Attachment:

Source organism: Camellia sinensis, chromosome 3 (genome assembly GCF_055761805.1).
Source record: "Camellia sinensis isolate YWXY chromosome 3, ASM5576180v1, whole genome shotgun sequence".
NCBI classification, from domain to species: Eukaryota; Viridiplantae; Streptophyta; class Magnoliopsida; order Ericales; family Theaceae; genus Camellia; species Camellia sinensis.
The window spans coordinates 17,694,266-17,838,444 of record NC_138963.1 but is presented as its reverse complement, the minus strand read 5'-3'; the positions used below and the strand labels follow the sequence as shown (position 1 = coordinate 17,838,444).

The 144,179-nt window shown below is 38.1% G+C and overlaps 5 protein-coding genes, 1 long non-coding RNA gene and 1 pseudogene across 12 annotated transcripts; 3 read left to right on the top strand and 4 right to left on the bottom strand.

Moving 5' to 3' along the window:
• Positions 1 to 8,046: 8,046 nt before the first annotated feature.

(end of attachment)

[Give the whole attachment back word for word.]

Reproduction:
Source organism: Camellia sinensis, chromosome 3 (genome assembly GCF_055761805.1).
Source record: "Camellia sinensis isolate YWXY chromosome 3, ASM5576180v1, whole genome shotgun sequence".
NCBI classification, from domain to species: Eukaryota; Viridiplantae; Streptophyta; class Magnoliopsida; order Ericales; family Theaceae; genus Camellia; species Camellia sinensis.
The window spans coordinates 17,694,266-17,838,444 of record NC_138963.1 but is presented as its reverse complement, the minus strand read 5'-3'; the positions used below and the strand labels follow the sequence as shown (position 1 = coordinate 17,838,444).

The 144,179-nt window shown below is 38.1% G+C and overlaps 5 protein-coding genes, 1 long non-coding RNA gene and 1 pseudogene across 12 annotated transcripts; 3 read left to right on the top strand and 4 right to left on the bottom strand.

Moving 5' to 3' along the window:
• Positions 1 to 8,046: 8,046 nt before the first annotated feature.